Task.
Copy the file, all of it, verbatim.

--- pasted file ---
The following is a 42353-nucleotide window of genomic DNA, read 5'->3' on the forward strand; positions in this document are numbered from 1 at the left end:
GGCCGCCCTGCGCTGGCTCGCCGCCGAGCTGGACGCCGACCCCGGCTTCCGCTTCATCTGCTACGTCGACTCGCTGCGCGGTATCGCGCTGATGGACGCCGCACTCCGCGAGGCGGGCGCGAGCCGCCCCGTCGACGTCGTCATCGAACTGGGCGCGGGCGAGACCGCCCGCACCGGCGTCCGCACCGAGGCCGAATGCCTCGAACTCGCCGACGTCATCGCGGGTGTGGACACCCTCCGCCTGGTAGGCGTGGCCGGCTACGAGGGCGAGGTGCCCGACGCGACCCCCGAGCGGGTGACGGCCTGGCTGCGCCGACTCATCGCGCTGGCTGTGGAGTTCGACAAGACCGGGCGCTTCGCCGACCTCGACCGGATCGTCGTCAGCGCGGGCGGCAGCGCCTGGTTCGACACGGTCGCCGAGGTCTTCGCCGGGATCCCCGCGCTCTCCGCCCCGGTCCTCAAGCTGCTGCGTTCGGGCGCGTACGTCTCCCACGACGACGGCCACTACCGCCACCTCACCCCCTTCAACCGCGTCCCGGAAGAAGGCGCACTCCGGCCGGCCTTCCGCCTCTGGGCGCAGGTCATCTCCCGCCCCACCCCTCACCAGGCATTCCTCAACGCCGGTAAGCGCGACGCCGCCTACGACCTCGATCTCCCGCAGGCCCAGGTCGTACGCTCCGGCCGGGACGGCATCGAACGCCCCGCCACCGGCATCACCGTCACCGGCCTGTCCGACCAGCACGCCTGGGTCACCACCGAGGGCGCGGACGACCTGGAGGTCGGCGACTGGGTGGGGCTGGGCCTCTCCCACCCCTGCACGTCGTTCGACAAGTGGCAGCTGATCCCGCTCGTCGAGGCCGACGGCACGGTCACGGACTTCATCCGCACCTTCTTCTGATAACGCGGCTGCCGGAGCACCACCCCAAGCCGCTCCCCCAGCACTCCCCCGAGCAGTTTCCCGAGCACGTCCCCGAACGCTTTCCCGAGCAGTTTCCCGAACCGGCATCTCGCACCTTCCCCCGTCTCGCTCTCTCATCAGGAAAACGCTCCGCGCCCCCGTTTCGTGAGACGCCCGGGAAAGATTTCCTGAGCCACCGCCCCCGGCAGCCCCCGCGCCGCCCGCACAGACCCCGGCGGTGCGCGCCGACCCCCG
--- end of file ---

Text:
The following is a 42353-nucleotide window of genomic DNA, read 5'->3' on the forward strand; positions in this document are numbered from 1 at the left end:
GGCCGCCCTGCGCTGGCTCGCCGCCGAGCTGGACGCCGACCCCGGCTTCCGCTTCATCTGCTACGTCGACTCGCTGCGCGGTATCGCGCTGATGGACGCCGCACTCCGCGAGGCGGGCGCGAGCCGCCCCGTCGACGTCGTCATCGAACTGGGCGCGGGCGAGACCGCCCGCACCGGCGTCCGCACCGAGGCCGAATGCCTCGAACTCGCCGACGTCATCGCGGGTGTGGACACCCTCCGCCTGGTAGGCGTGGCCGGCTACGAGGGCGAGGTGCCCGACGCGACCCCCGAGCGGGTGACGGCCTGGCTGCGCCGACTCATCGCGCTGGCTGTGGAGTTCGACAAGACCGGGCGCTTCGCCGACCTCGACCGGATCGTCGTCAGCGCGGGCGGCAGCGCCTGGTTCGACACGGTCGCCGAGGTCTTCGCCGGGATCCCCGCGCTCTCCGCCCCGGTCCTCAAGCTGCTGCGTTCGGGCGCGTACGTCTCCCACGACGACGGCCACTACCGCCACCTCACCCCCTTCAACCGCGTCCCGGAAGAAGGCGCACTCCGGCCGGCCTTCCGCCTCTGGGCGCAGGTCATCTCCCGCCCCACCCCTCACCAGGCATTCCTCAACGCCGGTAAGCGCGACGCCGCCTACGACCTCGATCTCCCGCAGGCCCAGGTCGTACGCTCCGGCCGGGACGGCATCGAACGCCCCGCCACCGGCATCACCGTCACCGGCCTGTCCGACCAGCACGCCTGGGTCACCACCGAGGGCGCGGACGACCTGGAGGTCGGCGACTGGGTGGGGCTGGGCCTCTCCCACCCCTGCACGTCGTTCGACAAGTGGCAGCTGATCCCGCTCGTCGAGGCCGACGGCACGGTCACGGACTTCATCCGCACCTTCTTCTGATAACGCGGCTGCCGGAGCACCACCCCAAGCCGCTCCCCCAGCACTCCCCCGAGCAGTTTCCCGAGCACGTCCCCGAACGCTTTCCCGAGCAGTTTCCCGAACCGGCATCTCGCACCTTCCCCCGTCTCGCTCTCTCATCAGGAAAACGCTCCGCGCCCCCGTTTCGTGAGACGCCCGGGAAAGATTTCCTGAGCCACCGCCCCCGGCAGCCCCCGCGCCGCCCGCACAGACCCCGGCGGTGCGCGCCGACCCCCG